I left Hong Kong when I was around sixteen. My parents wanted me to learn
more about other cultures as part of my education. So I went off to boarding
school in Oxford, England for 2 years finishing my GEC “A” level
and then studied at University of San Francisco. After that, got a job
settled in US.
This is my “old school” in HK, where I attended since kindergarten.
This is only the Middle and High school side. The elementary and kindergarten
section are outside of the left margin of the picture, behind the trees.
My grandmother, mother, and me all studied there. It is an
American school run by Roman Catholic Maryknoll nuns. It’s amazing
that one of the sisters taught all 3 of us !!!
I started tinkering with pens since 4th grade. I started with
Hero and I am proud to say I had a nice collection of Parker 45 (Burgundy,
Grey, Forest Green, Navy, Black, Flighter, Insignia to name a few). My parents
threw them away (arghhhhhhh) during a recent house-cleaning, I was thinking
that I could immigrate the pens to US for their retirement. Oh well …
The last time I was in Hong Kong was 1995 summer. I was there
for a business trip. This time I am glad that some PT-ers have helped me
find my way home by taking care of some of my babies. I am eternally grateful
to all of you for your help. I got to pay for my plane ticket plus spare
change for shopping.
Every now and then people would ask where to shop for a pen
in HK on PT. Well, there is this place called Hop Cheung. This is their
name card front and back:
is smaller than an average size cosmetic counter in an American department
store but the total value of the pens can easily go up to the $100K. It
is a 30+ year old store located in busy Central where the bankers, lawyers,
politicians work and party. How did they do it? Well, think and utilize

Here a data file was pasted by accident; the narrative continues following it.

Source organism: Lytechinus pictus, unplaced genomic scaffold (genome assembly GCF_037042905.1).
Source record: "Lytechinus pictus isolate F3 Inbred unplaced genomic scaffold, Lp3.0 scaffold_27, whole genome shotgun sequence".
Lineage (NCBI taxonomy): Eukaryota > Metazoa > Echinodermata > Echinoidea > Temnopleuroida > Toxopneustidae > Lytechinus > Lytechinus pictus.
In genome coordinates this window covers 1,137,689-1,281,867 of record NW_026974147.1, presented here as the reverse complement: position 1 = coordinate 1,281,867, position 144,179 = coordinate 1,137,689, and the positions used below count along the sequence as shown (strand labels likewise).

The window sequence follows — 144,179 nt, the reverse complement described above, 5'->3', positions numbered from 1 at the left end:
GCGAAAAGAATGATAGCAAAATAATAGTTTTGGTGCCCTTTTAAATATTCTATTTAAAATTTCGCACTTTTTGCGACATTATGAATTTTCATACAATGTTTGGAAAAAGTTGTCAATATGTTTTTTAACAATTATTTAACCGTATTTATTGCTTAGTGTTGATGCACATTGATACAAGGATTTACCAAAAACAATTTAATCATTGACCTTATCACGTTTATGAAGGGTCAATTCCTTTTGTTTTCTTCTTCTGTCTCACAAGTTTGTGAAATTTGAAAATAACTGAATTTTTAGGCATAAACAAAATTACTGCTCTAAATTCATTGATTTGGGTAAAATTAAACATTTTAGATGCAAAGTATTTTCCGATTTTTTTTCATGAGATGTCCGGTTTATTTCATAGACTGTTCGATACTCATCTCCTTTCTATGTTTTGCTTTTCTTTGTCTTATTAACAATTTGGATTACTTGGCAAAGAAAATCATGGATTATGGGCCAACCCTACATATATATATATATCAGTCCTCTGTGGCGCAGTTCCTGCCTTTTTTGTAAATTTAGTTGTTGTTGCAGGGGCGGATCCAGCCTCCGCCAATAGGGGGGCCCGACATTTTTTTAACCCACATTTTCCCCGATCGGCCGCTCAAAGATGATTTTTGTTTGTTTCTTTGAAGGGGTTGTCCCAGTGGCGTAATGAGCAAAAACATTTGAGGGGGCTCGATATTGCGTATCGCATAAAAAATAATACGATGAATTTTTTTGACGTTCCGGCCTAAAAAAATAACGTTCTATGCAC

space like any HK person would …3 layers of pens per shelf and from
floor all the way to ceiling of the shop.
This is a glimpse of the density of pens/square inch :
I think they can easily get on the Guinness Book of Records
as having the highest $/Sq inch of pen. Ok, it looks like a reasonable place
since both men can fit side by side in between the 2 walls of pens and still
maintain their personal space between themselves. But remember, they are
average Chinese men with a slender build. So do not be surprised that the
shop feels smaller when you pay a visit if you have average non-average-Asian
The owners are John and Addy. They are very friendly, humble people and
not snobbish like some department store pen department sales clerk. They
are easy to talk to, too. According to them , they have a loyal local customer
base. Those who started off as office workers and young law school graduates
would get a pen from them. Over the years as they move up in the world,
they keep coming back for more pens. Some of their customers have since
become prominent business people and politicians.
I have seen some newspaper clippings of them being interviewed in the store.
According to Addy, they also have a lot of business from politicians and
consulate people. One time an important Canadian politician was visiting
Hong Kong and he paid a visit to their place. Addy said he thought he was
just another tourist. Then he realized the police and Canadian secret service
were blocking off the busy street for his visit. Only a day later did he
realize the “tourist” who got a pen from him was an important
Canadian politician. He visited them on his “free” day in HK.
They have all kinds of LE e.g. MB, Pelikan, Aurora to name a few. A multitude
of regular edition pens e.g. Pelikan, MB, Cartier, Dupont, Dunhill, Stipula,
Visconti, OMAS, Waterman, Parker, etc. Imagine at least 90% of Fountain
Pen Hospital catalog on display.
At the end, got to get something to remember this pleasant visit. So I
got a Dupont mini Orpheo BP/ 0.7mm MP. Nice handy wallet pen in black lacquer
with PT at a nice price.
So the other question is : Is it worth the visit ?
Answer is yes, but it will really be a savings over American/internet
prices if you pay with HK$ versus charging them on a credit card. This
is because my bank charged me a transaction fee and exchange rate adjustment
against the purchase which is about 5% additional. In that case it is
almost the same price as it is on sale here.
If you are looking for cheap Hero, how about less than US$3 ? You can still
find some at Yue Wah Department Store. You can take the subway (MTR) to
Jordan station and take the Yue Wah exit :
This is a neat Chinese Department Store. The stationary department
is on 5th floor. They have a limited supply of fountain pens e.g. Waterman,
Parker and close-out Hero model 323. These are not the highest grade Hero
but they are pretty decent for less then US$3 mint.
Also found pens for sale at full MSRP at Sogo, a Japanese Department Store
in Causeway Bay. They carry brands such as MB, Waterman, and LAMY. They
carry Rotring ABC that Richard Binder posts on his pen site as part of his
collection for about US$25 or less.
So, here you go, friends, enjoy pen-hunting in HK when you get a chance